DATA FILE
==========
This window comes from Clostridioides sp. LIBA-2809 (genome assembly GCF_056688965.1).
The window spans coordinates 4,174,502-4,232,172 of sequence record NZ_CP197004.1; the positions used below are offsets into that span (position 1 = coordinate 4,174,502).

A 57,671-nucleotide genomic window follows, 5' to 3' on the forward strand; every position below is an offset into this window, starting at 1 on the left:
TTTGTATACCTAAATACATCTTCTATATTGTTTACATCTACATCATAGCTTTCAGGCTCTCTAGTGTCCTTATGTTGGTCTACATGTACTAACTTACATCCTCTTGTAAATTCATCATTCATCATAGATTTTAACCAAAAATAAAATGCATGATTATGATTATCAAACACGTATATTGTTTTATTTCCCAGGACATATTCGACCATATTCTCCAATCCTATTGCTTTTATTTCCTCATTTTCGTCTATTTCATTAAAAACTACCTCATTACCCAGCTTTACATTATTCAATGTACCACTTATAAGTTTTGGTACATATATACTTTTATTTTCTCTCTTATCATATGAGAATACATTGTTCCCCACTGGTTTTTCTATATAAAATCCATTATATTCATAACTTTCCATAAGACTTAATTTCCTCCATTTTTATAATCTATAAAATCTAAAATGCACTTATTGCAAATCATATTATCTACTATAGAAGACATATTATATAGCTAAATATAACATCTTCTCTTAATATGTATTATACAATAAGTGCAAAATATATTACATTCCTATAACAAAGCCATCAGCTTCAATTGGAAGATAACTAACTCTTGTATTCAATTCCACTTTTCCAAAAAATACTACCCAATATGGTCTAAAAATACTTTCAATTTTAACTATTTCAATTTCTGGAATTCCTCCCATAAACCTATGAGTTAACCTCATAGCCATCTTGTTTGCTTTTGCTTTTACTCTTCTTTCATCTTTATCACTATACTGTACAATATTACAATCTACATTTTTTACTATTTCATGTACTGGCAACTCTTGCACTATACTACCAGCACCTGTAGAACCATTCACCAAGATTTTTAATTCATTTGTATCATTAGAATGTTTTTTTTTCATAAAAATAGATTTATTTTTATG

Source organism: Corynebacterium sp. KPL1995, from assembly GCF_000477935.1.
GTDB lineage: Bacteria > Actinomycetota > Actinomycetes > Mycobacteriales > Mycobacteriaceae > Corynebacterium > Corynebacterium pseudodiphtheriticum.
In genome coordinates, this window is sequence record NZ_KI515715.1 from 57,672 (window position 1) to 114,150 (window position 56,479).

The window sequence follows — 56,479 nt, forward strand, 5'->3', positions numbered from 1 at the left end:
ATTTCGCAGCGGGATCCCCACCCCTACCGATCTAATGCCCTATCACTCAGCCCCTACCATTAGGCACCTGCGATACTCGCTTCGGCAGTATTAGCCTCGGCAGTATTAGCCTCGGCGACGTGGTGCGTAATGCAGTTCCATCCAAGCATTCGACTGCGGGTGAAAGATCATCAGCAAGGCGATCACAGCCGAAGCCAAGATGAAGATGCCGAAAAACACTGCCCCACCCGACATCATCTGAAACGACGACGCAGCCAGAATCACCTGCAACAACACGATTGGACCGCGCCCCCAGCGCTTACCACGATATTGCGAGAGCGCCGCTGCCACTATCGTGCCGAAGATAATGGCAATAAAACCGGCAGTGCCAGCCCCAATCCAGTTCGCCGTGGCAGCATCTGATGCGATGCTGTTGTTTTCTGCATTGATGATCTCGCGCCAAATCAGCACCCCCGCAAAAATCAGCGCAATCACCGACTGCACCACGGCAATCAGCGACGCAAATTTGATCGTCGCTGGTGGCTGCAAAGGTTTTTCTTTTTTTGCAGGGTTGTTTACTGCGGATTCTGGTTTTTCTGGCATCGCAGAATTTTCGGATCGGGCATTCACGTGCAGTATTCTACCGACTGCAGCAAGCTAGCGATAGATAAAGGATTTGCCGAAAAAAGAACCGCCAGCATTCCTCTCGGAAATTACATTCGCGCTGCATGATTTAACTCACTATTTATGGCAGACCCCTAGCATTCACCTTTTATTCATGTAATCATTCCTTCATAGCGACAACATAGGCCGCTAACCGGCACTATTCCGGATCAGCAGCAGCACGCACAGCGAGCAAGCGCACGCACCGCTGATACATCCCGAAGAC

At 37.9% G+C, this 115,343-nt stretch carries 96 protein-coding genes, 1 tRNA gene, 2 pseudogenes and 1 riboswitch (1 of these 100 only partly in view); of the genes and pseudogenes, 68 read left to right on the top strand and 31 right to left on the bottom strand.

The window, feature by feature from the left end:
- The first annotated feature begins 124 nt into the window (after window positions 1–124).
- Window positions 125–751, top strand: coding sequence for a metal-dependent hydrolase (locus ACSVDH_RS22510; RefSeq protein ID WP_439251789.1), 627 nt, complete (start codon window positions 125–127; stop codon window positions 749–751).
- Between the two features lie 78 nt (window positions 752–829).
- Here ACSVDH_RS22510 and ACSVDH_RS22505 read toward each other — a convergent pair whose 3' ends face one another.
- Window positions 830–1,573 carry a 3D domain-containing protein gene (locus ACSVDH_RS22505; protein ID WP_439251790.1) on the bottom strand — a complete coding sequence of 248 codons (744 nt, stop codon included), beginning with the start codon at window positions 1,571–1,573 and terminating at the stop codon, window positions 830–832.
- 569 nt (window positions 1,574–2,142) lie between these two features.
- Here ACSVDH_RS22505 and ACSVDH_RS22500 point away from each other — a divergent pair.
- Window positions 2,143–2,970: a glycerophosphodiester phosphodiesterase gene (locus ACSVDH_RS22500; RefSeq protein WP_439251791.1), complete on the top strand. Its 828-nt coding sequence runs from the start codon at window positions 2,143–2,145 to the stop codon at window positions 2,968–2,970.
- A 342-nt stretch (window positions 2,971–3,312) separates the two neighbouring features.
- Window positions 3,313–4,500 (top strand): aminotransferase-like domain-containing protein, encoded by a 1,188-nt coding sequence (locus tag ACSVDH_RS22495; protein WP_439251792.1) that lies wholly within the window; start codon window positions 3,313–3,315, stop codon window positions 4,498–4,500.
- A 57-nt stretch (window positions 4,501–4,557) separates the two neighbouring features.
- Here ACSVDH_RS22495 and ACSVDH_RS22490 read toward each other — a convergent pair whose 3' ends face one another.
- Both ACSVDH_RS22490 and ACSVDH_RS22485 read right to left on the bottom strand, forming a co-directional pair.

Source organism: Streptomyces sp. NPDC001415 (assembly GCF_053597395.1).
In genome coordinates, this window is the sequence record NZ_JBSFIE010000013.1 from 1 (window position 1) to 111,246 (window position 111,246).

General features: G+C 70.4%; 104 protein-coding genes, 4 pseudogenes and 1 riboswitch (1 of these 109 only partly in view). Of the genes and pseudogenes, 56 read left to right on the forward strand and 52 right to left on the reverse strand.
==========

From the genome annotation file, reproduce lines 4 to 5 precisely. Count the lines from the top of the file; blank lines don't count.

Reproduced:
TTTGTATACCTAAATACATCTTCTATATTGTTTACATCTACATCATAGCTTTCAGGCTCTCTAGTGTCCTTATGTTGGTCTACATGTACTAACTTACATCCTCTTGTAAATTCATCATTCATCATAGATTTTAACCAAAAATAAAATGCATGATTATGATTATCAAACACGTATATTGTTTTATTTCCCAGGACATATTCGACCATATTCTCCAATCCTATTGCTTTTATTTCCTCATTTTCGTCTATTTCATTAAAAACTACCTCATTACCCAGCTTTACATTATTCAATGTACCACTTATAAGTTTTGGTACATATATACTTTTATTTTCTCTCTTATCATATGAGAATACATTGTTCCCCACTGGTTTTTCTATATAAAATCCATTATATTCATAACTTTCCATAAGACTTAATTTCCTCCATTTTTATAATCTATAAAATCTAAAATGCACTTATTGCAAATCATATTATCTACTATAGAAGACATATTATATAGCTAAATATAACATCTTCTCTTAATATGTATTATACAATAAGTGCAAAATATATTACATTCCTATAACAAAGCCATCAGCTTCAATTGGAAGATAACTAACTCTTGTATTCAATTCCACTTTTCCAAAAAATACTACCCAATATGGTCTAAAAATACTTTCAATTTTAACTATTTCAATTTCTGGAATTCCTCCCATAAACCTATGAGTTAACCTCATAGCCATCTTGTTTGCTTTTGCTTTTACTCTTCTTTCATCTTTATCACTATACTGTACAATATTACAATCTACATTTTTTACTATTTCATGTACTGGCAACTCTTGCACTATACTACCAGCACCTGTAGAACCATTCACCAAGATTTTTAATTCATTTGTATCATTAGAATGTTTTTTTTTCATAAAAATAGATTTATTTTTATG

Source organism: Corynebacterium sp. KPL1995, from assembly GCF_000477935.1.